Software Licensing Audits: Autodesk Secures Right to Conduct Software Audit on Licensee

Ritvik M. Kulkarni, III BSL LLB, ILS Law College, Pune  

Often we, as individual users, believe that using pirated software (solely for private non-profit usage of course) is not going to cause any financial or other harm to huge corporation like Microsoft. To a certain extent that may be true because for one, the cost involved in the litigation (even more in arbitration) against such an average “middle-class” infringer is going to be far more than the maximum damages that the software owner can possibly cull out from the same person.

However, when huge corporations need software to satisfy the appetite of their large number of computer systems; they have to enter into a Software Licensing Agreement with the Developer Company (or the Company which owns the software) in order to procure such software. In most cases, the SLA will carry a few restrictive clauses which perform the function of risk minimization for the developer company.

A simple example can be that of an agreement between a law firm and Manupatra for installing and getting online access to the latter’s software database. If the said law firm opts for a single-user license, the database can be accessed by the firm personnel only from one computer at any given point of time. On the other hand if the firm opts for IP access, a much larger number of personnel will get access simultaneously.

Similarly, certain developer companies, such as Autodesk, contractually require their licensee to allow the former to conduct periodic software audits on the latter. This is so required in order to ensure compliance with all restrictive clauses and other terms of use and to check the validity (and existence) of the software being used by the licensee company. In a recent case, Bangalore based BMM Ispat Ltd. filed a suit against Autodesk for intruding in the business matters of the former company under the pretext of exercising its contractual right to conduct a software audit of their SLA.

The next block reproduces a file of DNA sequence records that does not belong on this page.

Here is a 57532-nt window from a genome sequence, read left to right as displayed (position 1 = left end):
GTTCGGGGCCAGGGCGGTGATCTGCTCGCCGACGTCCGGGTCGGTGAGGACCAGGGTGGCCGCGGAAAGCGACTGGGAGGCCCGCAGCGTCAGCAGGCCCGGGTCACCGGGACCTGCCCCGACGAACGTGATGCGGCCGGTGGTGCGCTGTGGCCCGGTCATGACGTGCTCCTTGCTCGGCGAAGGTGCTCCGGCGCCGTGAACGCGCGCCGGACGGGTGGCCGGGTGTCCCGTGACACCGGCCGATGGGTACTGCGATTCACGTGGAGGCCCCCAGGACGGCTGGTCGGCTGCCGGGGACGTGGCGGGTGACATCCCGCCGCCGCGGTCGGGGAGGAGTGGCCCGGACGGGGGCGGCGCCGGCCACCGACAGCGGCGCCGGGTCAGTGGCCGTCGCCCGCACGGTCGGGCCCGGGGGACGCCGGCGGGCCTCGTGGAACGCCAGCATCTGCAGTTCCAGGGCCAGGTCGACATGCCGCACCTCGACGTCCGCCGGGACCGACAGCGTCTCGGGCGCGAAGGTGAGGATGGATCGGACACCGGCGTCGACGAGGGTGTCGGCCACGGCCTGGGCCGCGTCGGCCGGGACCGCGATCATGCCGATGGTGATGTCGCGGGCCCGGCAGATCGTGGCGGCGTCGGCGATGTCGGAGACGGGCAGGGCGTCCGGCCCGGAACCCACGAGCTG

The SLA for Autodesk’s AutoCAD software provided that Autodesk reserved the right to conduct an independent software audit at a given time. Subsequently, when Ernst and Young was hired by the licensor to conduct the said audit in October 2014; it found that there were almost 50 instances of unauthorized use of the licensor’s AutoCAD software. When Autodesk confronted BMM about these findings and asked it to purchase the required 50 licenses, the latter rubbished these claims and instead filed a claim before the Additional City Civil Judge. The Learned Judge did not grant an interim – injunctions against the said audit vide an order dated 17th January 2015. After BMM filed a writ petition (WP No.3221/2015) against that order before the Karnataka High Court on 26th February 2015, the said Court directed the Learned Judge to dispose of the injunction application within 15 days.

The Learned Judge stated that Autodesk had every right to ensure compliance with the terms of the SLA as they have been so incorporated to protect Autodesk from infringement. To that extent such act cannot constitute interference with BMM’s business activities. Furthermore, the balance of convenience in the said case lied with Autodesk, and not with BMM. Consequently the Learned Judge held that while Autodesk (through its officers) was entitled to conduct the software audits, BMM was not entitled to injunctive relief.


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